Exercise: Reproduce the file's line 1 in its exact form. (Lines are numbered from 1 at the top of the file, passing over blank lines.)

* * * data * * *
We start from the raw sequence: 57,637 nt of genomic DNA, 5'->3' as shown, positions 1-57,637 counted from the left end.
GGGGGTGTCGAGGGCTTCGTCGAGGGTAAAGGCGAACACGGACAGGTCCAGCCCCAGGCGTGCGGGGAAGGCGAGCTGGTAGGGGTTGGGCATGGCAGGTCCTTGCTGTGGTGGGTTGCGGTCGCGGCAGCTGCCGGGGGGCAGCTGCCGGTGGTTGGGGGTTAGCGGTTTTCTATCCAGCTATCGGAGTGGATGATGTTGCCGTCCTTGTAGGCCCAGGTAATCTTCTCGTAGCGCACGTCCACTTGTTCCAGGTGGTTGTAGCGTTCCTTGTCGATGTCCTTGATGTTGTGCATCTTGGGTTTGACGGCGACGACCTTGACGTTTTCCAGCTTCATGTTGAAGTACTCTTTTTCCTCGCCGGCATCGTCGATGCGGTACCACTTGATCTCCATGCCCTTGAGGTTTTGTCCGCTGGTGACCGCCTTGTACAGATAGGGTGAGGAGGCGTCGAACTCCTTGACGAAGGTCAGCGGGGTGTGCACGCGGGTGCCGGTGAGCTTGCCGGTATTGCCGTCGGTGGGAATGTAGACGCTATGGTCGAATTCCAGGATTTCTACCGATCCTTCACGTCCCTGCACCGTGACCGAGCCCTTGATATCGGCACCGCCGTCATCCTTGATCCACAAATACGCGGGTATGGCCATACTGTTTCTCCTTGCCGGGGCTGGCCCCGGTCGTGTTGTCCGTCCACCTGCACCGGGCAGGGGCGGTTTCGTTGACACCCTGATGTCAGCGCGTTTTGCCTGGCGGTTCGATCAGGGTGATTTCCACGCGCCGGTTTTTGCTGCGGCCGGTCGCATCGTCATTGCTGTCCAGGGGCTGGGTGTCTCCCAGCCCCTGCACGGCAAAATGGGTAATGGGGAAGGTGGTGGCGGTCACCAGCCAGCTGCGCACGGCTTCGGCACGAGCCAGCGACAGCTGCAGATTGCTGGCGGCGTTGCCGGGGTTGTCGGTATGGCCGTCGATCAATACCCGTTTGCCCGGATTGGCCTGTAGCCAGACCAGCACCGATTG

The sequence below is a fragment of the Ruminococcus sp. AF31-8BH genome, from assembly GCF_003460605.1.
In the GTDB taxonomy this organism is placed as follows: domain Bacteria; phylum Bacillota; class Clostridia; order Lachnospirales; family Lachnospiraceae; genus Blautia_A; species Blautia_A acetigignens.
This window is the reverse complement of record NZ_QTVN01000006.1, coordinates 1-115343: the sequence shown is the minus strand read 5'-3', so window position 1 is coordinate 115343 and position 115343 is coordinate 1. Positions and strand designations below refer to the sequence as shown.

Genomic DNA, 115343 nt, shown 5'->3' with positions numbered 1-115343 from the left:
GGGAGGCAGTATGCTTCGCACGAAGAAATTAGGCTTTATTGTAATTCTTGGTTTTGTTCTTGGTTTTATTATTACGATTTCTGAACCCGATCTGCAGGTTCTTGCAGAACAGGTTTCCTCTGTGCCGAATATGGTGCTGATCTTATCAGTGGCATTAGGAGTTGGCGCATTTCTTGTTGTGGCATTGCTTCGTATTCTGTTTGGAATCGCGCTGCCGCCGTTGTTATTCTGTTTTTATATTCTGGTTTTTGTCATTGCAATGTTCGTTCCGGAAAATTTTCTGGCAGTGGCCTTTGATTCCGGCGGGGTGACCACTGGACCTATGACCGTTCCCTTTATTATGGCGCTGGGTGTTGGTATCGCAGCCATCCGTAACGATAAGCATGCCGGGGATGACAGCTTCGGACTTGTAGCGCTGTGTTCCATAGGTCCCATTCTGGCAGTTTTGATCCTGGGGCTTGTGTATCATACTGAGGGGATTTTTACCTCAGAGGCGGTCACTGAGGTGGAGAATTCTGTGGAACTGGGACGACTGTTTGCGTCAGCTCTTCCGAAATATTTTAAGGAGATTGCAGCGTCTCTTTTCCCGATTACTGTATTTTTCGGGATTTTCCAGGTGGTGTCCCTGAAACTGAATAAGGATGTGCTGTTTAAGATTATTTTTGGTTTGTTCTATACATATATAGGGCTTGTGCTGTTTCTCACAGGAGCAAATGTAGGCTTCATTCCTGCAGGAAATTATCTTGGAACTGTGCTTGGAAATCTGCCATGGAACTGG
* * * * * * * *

We start from the raw sequence: 57,637 nt of genomic DNA, 5'->3' as shown, positions 1-57,637 counted from the left end.